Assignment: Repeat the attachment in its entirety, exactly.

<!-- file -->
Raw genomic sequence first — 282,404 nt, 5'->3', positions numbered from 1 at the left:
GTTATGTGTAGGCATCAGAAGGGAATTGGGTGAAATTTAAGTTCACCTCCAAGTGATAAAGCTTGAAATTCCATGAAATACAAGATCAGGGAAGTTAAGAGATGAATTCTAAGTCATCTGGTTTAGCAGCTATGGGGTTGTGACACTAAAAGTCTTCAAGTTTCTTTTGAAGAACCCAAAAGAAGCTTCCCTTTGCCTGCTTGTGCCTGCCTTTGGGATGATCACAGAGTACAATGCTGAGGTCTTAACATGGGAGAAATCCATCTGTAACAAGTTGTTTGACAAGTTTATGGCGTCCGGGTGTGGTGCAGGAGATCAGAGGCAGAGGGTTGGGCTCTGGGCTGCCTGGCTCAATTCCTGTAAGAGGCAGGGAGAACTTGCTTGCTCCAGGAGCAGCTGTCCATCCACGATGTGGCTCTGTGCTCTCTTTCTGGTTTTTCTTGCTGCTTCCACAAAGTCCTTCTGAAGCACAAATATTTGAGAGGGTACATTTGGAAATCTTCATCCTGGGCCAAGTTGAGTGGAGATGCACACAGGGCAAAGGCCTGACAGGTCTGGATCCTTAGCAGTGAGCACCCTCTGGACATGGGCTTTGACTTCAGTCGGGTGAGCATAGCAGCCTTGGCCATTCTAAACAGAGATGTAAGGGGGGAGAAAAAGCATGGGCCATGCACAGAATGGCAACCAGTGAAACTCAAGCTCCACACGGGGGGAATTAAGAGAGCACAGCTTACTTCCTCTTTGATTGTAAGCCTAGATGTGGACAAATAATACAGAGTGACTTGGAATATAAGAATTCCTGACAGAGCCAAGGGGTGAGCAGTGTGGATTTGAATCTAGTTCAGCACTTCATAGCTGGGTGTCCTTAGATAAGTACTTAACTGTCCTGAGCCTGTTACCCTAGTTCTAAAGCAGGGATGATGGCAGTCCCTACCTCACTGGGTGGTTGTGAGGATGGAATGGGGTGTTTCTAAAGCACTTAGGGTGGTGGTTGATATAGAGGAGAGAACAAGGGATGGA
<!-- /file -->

Raw genomic sequence first — 282,404 nt, 5'->3', positions numbered from 1 at the left:
GTTATGTGTAGGCATCAGAAGGGAATTGGGTGAAATTTAAGTTCACCTCCAAGTGATAAAGCTTGAAATTCCATGAAATACAAGATCAGGGAAGTTAAGAGATGAATTCTAAGTCATCTGGTTTAGCAGCTATGGGGTTGTGACACTAAAAGTCTTCAAGTTTCTTTTGAAGAACCCAAAAGAAGCTTCCCTTTGCCTGCTTGTGCCTGCCTTTGGGATGATCACAGAGTACAATGCTGAGGTCTTAACATGGGAGAAATCCATCTGTAACAAGTTGTTTGACAAGTTTATGGCGTCCGGGTGTGGTGCAGGAGATCAGAGGCAGAGGGTTGGGCTCTGGGCTGCCTGGCTCAATTCCTGTAAGAGGCAGGGAGAACTTGCTTGCTCCAGGAGCAGCTGTCCATCCACGATGTGGCTCTGTGCTCTCTTTCTGGTTTTTCTTGCTGCTTCCACAAAGTCCTTCTGAAGCACAAATATTTGAGAGGGTACATTTGGAAATCTTCATCCTGGGCCAAGTTGAGTGGAGATGCACACAGGGCAAAGGCCTGACAGGTCTGGATCCTTAGCAGTGAGCACCCTCTGGACATGGGCTTTGACTTCAGTCGGGTGAGCATAGCAGCCTTGGCCATTCTAAACAGAGATGTAAGGGGGGAGAAAAAGCATGGGCCATGCACAGAATGGCAACCAGTGAAACTCAAGCTCCACACGGGGGGAATTAAGAGAGCACAGCTTACTTCCTCTTTGATTGTAAGCCTAGATGTGGACAAATAATACAGAGTGACTTGGAATATAAGAATTCCTGACAGAGCCAAGGGGTGAGCAGTGTGGATTTGAATCTAGTTCAGCACTTCATAGCTGGGTGTCCTTAGATAAGTACTTAACTGTCCTGAGCCTGTTACCCTAGTTCTAAAGCAGGGATGATGGCAGTCCCTACCTCACTGGGTGGTTGTGAGGATGGAATGGGGTGTTTCTAAAGCACTTAGGGTGGTGGTTGATATAGAGGAGAGAACAAGGGATGGA